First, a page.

Subject: Re: Reasons to choose CLISP over other free implementations
From: (Rob Warnock)
Date: Sat, 01 Dec 2007 06:21:07 -0600
Newsgroups: comp.lang.lisp
Message-ID: <>
Maciej Katafiasz  <> wrote:
| Rob Warnock:
| > 1. My first coding in CL[1] was for a database-backed web app,
| Did something eat your footnotes, or am I misunderstanding the notation?

*Yikes!* Yes, "something" (my absentmindedness) ate my footnotes.
Let me try that portion again:

1. My first coding in CL[1] was for a database-backed web app,
   and I initially used both CLISP & CMUCL, for quite a while,
   but then settled on CMUCL because the compiled code for my
   app was just *so* much faster, and also because the green
   threads in CMUCL[2] were a very good match to my app. All
   the initial development was done on FreeBSD 2.2.6, but was
   later moved to FreeBSD 4.3, 4.6, 4.10, and now 6.2 with no
   problems whatsoever.[3] Furthermore, the porting of the app
   to Linux 2.4.21-40.EL (RH) was nearly as seamless, as was moving
   to Linux 2.6.7 and then 2.6.20, and it's still running on all
   those platforms. [Well, except FBSD 2.2.26 -- that machine died.]
   So I clearly like CMUCL, on x86 platforms at least.


[1] I had been doing serious coding in Scheme for ~10 years before
    that, including some CGI apps that did HTML generation in Scheme,
    so I hit the ground running with CL. [Yes, Kenny, I still owe
    you all an RTL page...]

[2] CMUCL confusingly calls the package "MULTIPROCESSING", but it's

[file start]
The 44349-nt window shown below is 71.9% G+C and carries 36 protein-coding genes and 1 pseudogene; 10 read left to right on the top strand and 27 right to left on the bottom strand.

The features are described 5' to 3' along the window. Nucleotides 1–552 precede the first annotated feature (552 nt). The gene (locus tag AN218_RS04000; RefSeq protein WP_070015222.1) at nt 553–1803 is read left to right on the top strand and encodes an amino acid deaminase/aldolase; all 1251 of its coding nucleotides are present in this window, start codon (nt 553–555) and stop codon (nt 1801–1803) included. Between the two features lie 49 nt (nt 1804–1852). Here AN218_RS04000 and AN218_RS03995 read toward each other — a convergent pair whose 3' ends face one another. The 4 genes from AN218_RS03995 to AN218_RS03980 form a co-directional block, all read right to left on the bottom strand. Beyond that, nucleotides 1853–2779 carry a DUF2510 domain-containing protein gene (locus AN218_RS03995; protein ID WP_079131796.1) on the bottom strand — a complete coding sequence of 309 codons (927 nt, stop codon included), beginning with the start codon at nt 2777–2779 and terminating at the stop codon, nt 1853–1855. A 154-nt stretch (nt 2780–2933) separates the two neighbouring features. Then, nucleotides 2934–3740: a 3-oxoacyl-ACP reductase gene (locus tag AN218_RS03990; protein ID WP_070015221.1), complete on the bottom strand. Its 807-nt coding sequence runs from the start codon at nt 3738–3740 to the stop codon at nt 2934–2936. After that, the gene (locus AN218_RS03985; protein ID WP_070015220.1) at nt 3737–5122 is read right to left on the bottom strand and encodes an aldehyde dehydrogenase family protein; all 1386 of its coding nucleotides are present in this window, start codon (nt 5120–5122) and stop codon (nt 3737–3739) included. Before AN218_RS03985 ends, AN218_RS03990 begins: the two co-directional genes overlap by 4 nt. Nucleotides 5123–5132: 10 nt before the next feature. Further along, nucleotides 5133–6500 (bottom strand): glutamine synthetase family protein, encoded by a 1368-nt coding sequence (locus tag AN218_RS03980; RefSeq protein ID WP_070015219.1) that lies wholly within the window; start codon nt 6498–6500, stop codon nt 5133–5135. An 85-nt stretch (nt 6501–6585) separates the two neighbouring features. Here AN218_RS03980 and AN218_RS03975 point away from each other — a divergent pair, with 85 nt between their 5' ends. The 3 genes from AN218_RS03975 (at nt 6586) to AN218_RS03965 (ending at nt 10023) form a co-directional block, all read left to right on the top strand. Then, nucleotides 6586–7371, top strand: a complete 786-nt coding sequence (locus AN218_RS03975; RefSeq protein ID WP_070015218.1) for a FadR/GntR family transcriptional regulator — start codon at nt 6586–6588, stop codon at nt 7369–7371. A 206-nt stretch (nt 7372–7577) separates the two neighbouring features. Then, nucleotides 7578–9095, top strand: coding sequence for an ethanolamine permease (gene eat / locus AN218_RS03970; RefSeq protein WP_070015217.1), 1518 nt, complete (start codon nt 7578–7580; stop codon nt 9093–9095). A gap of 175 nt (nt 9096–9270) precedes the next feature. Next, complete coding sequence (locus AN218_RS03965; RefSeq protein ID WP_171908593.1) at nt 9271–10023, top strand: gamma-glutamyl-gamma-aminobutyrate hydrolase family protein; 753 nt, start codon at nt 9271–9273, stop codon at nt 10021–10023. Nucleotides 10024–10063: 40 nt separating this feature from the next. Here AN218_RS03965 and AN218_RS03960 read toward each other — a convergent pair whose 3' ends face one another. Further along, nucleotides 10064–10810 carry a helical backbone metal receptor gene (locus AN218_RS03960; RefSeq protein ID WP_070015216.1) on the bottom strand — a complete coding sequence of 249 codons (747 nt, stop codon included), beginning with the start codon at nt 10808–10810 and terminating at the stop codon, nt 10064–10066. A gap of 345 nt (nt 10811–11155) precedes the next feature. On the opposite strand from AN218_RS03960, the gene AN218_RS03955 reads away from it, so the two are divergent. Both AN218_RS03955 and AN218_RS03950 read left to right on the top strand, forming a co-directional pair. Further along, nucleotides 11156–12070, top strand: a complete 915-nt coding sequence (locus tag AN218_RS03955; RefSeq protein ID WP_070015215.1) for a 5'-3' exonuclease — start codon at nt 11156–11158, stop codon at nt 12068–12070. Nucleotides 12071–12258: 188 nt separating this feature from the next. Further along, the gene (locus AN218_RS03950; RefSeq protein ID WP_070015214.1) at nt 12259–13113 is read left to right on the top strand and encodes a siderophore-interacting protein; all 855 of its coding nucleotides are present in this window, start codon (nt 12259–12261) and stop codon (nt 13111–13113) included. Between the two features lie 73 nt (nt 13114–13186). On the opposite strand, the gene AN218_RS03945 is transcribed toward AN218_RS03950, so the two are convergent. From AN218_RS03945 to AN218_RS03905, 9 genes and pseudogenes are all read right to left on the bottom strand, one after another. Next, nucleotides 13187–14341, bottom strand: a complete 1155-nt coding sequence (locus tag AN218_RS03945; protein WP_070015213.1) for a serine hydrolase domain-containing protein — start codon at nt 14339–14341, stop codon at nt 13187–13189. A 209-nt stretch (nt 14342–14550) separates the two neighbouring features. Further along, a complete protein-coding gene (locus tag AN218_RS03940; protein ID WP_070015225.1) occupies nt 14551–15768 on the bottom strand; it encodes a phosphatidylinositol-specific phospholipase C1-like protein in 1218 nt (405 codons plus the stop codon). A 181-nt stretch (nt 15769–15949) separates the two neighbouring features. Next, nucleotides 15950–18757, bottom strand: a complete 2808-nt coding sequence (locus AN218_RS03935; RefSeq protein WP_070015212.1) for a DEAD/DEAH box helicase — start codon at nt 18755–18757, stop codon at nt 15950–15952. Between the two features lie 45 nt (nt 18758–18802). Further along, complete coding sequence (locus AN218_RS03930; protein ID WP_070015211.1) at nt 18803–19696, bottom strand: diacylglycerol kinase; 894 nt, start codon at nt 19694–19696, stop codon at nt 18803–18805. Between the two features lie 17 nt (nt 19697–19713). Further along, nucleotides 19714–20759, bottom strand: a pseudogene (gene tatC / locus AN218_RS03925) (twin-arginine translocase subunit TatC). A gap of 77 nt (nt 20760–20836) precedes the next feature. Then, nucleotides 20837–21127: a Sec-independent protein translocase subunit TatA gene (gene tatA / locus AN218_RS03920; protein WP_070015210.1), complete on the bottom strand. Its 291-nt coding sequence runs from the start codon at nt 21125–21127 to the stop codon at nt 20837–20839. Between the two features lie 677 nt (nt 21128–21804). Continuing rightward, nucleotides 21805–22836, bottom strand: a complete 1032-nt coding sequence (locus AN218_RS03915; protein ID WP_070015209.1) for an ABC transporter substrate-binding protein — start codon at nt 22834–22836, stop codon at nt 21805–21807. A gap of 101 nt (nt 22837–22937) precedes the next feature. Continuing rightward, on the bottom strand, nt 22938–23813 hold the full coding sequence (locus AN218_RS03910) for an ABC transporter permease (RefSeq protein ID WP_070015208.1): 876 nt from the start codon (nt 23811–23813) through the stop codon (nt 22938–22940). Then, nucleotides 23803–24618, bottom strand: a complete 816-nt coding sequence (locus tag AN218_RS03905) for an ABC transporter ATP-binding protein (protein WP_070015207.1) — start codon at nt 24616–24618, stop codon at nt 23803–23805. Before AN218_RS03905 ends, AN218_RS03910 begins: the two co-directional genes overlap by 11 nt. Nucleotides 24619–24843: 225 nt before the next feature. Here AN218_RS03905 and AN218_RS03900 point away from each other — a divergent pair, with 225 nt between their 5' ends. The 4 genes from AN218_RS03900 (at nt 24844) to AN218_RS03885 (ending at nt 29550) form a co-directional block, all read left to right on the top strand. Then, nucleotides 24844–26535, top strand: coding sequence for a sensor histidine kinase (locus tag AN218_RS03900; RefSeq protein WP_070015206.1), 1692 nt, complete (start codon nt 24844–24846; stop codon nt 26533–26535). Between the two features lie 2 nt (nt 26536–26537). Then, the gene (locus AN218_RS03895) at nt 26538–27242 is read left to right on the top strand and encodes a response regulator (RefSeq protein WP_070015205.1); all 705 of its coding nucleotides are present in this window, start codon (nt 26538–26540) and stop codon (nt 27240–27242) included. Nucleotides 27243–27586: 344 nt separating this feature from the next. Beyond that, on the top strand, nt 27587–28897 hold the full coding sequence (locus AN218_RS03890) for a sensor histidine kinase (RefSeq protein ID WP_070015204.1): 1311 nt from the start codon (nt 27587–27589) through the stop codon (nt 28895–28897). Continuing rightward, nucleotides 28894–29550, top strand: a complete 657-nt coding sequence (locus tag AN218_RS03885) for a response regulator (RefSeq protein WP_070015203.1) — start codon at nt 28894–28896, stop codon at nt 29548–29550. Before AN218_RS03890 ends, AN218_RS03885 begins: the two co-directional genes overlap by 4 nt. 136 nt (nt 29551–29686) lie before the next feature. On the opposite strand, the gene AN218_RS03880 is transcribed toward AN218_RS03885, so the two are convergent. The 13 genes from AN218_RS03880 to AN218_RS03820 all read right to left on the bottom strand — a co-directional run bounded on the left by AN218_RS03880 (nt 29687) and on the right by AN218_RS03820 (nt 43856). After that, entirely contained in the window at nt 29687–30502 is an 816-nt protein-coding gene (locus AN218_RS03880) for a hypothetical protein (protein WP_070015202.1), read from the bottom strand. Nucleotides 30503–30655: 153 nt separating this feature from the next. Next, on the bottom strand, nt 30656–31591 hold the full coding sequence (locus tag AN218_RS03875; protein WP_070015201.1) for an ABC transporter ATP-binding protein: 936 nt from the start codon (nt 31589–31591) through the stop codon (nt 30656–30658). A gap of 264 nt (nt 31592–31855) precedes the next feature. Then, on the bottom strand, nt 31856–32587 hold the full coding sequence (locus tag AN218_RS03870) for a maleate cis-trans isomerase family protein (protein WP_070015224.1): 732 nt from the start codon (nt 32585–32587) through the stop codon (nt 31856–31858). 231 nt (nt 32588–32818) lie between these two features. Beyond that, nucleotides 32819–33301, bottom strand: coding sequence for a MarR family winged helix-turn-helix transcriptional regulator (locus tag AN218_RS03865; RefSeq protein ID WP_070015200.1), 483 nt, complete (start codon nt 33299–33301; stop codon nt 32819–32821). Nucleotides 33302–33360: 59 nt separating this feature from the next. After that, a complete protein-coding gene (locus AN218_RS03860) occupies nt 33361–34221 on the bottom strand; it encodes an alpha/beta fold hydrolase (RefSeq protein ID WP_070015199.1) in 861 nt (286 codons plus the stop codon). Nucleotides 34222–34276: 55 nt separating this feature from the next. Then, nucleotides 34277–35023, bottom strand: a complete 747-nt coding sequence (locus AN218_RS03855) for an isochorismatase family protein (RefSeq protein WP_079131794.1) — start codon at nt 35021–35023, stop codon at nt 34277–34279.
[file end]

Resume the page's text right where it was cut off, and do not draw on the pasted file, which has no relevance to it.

really multiprogramming, that is, "green" threads (co-routines)
    within a single Unix/Linux process. But since CMUCL's threads
    are very nicely integrated with its I/O so that by default *all*
    I/O uses "select()", starting a new thread per HTTP request works
    out extremely nicely. Some threads can block [waiting for a slow
    input or output file descriptor to become usable] without blocking
    others for which I/O is ready. The thread doesn't have to do
    anything special to make this work, just use normal CL stream I/O.

[3] A warning for CMUCL users thinking of switching to FreeBSD 7.0:
    Unlike FreeBSD 4.x, 5.x, and 6.x, which will happily run a CMUCL
    that has been compiled on some earlier version of FreeBSD, via
    the appropriate "compatN" libraries, the FreeBSD 7.0 beta changes
    the signal handling [specifically, SIGBUS vs. SIGSEGV] in a way
    that breaks CMUCL's GC. One of the CMUCL developers is currently
    communicating with FreeBSD developers to try to resolve this issue.

Rob Warnock			<>
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